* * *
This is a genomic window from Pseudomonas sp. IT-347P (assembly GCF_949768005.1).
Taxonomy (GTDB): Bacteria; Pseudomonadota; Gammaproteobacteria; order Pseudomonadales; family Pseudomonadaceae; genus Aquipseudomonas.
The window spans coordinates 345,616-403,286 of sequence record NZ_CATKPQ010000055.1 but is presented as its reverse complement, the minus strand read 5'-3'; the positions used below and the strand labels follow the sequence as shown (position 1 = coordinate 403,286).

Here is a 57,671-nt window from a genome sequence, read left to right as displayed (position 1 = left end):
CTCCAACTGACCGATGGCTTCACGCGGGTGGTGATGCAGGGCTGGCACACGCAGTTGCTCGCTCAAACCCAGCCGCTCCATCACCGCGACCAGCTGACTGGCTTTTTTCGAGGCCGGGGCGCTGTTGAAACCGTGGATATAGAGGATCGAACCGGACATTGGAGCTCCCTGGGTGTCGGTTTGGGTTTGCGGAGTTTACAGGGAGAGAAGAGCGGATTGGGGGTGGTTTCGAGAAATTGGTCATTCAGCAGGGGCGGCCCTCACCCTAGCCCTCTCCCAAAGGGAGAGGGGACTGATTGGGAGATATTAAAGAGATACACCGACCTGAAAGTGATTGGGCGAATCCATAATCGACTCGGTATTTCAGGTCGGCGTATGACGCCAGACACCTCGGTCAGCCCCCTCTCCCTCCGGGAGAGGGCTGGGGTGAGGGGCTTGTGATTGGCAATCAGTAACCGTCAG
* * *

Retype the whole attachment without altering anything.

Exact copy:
This is a genomic window from Pseudomonas sp. IT-347P (assembly GCF_949768005.1).
Taxonomy (GTDB): Bacteria; Pseudomonadota; Gammaproteobacteria; order Pseudomonadales; family Pseudomonadaceae; genus Aquipseudomonas.
The window spans coordinates 345,616-403,286 of sequence record NZ_CATKPQ010000055.1 but is presented as its reverse complement, the minus strand read 5'-3'; the positions used below and the strand labels follow the sequence as shown (position 1 = coordinate 403,286).

Here is a 57,671-nt window from a genome sequence, read left to right as displayed (position 1 = left end):
CTCCAACTGACCGATGGCTTCACGCGGGTGGTGATGCAGGGCTGGCACACGCAGTTGCTCGCTCAAACCCAGCCGCTCCATCACCGCGACCAGCTGACTGGCTTTTTTCGAGGCCGGGGCGCTGTTGAAACCGTGGATATAGAGGATCGAACCGGACATTGGAGCTCCCTGGGTGTCGGTTTGGGTTTGCGGAGTTTACAGGGAGAGAAGAGCGGATTGGGGGTGGTTTCGAGAAATTGGTCATTCAGCAGGGGCGGCCCTCACCCTAGCCCTCTCCCAAAGGGAGAGGGGACTGATTGGGAGATATTAAAGAGATACACCGACCTGAAAGTGATTGGGCGAATCCATAATCGACTCGGTATTTCAGGTCGGCGTATGACGCCAGACACCTCGGTCAGCCCCCTCTCCCTCCGGGAGAGGGCTGGGGTGAGGGGCTTGTGATTGGCAATCAGTAACCGTCAG